While stuffy, hard-to-breathe air could indicate a possible leak in your HVAC system, it's often a sign that air isn't being filtered through your heating and cooling system correctly. If changing your air filters doesn't help improve the air quality, the problem could be due to damaged ductwork in your building or other issues in your HVAC system. Always consult a professional regarding persistent HVAC issues since a broken furnace can lead to carbon monoxide leaking through the indoor air vents, which can be deadly.

6. Strange Smells

An aging or broken HVAC system can cause musky odors and sometimes burning scents. Strange smells from your HVAC system are a serious sign of trouble and should not be ignored. In this case, indoor air quality may be compromised, putting everyone in the building at risk. Unusual odors often indicate a system failure and require equipment replacement.

7. Unusual Noises

A noisy HVAC system can be disruptive and annoying for employees and customers. Grinding, squealing, hissing, clunking and rattling might mean loose and broken parts. Sudden stops and starts can signal your HVAC system is not getting enough power to operate continuously or is possibly overheating. If your system is making a lot of noise, it may be time to replace it. 

8. Leaks or Excessive Moisture

If you find excessive moisture on walls and windows or spot rust on pipes and appliances, your HVAC system is not working properly. If the problem is serious, your HVAC system will likely need to be replaced.

9. Rising Energy Bills

If you've noticed that your energy bills are increasing, it could be a sign that your HVAC system isn't working efficiently. Higher energy bills could be due to a few factors, including a worn-out system or poor maintenance.

Calculating Repair vs. Replacement Costs

Replacing or upgrading your commercial HVAC system is a big decision, but it can help save you money in the long run. On average, the cost of a new commercial HVAC system ranges from $20 to $33 per square foot depending on the size and layout of your building, the system's energy efficiency, complexity and ductwork.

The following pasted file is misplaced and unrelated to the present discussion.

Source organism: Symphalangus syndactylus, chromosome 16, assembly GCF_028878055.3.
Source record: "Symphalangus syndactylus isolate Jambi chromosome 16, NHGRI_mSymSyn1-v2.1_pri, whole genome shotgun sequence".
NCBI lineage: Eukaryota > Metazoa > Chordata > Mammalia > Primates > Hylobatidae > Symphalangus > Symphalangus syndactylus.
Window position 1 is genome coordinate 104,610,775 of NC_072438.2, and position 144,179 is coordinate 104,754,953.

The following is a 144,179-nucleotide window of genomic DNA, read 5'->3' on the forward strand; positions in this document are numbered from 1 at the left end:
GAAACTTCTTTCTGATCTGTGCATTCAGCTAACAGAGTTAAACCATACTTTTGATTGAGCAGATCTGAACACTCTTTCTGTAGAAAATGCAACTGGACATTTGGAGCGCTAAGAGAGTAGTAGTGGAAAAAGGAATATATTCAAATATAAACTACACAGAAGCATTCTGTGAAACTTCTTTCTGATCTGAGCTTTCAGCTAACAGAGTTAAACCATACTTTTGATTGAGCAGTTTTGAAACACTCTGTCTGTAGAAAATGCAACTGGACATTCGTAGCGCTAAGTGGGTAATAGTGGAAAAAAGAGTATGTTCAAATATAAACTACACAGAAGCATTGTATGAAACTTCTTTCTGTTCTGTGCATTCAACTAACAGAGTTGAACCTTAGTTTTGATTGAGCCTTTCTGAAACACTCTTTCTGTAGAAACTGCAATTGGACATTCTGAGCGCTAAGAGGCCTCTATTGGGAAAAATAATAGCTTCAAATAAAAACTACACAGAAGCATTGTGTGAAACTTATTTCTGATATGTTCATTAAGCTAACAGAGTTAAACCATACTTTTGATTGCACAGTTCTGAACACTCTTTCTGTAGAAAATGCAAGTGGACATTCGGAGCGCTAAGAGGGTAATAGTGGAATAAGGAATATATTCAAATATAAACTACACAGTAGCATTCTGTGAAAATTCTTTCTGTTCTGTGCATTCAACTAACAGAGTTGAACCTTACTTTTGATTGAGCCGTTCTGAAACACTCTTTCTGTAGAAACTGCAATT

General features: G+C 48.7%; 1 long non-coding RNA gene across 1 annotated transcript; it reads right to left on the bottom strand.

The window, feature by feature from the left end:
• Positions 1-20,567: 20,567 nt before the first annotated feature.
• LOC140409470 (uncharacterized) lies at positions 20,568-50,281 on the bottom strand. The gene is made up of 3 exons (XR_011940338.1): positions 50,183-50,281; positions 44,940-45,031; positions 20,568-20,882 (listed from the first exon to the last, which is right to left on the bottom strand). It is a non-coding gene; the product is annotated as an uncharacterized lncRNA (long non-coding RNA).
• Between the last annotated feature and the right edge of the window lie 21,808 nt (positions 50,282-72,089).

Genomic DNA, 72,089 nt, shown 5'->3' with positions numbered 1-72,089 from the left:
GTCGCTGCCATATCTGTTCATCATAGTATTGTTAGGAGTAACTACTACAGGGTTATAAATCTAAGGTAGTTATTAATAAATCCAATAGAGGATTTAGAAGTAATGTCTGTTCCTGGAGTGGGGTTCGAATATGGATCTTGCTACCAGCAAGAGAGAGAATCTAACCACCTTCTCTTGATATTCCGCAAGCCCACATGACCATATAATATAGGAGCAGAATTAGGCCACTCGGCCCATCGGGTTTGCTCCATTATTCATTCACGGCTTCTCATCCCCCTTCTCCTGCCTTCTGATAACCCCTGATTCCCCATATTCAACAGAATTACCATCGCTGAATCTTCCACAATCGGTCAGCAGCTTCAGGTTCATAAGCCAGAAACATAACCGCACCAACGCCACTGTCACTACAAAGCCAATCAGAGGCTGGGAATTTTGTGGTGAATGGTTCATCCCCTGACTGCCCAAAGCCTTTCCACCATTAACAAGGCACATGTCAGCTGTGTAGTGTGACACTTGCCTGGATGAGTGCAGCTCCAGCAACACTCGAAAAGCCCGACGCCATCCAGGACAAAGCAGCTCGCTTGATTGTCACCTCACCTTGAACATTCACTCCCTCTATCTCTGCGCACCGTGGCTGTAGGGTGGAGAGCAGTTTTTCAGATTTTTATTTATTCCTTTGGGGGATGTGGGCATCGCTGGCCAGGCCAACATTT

When deciding whether to keep or replace an older HVAC system, you should consider the ongoing maintenance and upkeep costs, which can get more expensive as HVAC systems age. Even minor repair bills can begin to add up over time and outweigh the cost of purchasing a brand-new, commercial HVAC system. For example, if your HVAC system is not covered by warranty, you'll be responsible for all repair and replacement costs. Repairs can be expensive, so it's important to factor certain components' potential repair costs versus a complete system overhaul into your decision-making process.

Before opting for a new HVAC system, evaluate your current system's downtime record and use a free calculator to find the potential energy savings from investing in a more modern HVAC system. Considering the signs above can help you make the best choice for your business.



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The information contained in this article is intended for general information purposes only and is based on information available as of the initial date of publication. No representation is made that the information or references are complete or remain current. This article is not a substitute for review of current applicable government regulations, industry standards, or other standards specific to your business and/or activities and should not be construed as legal advice or opinion. Readers with specific questions should refer to the applicable standards or consult with an attorney.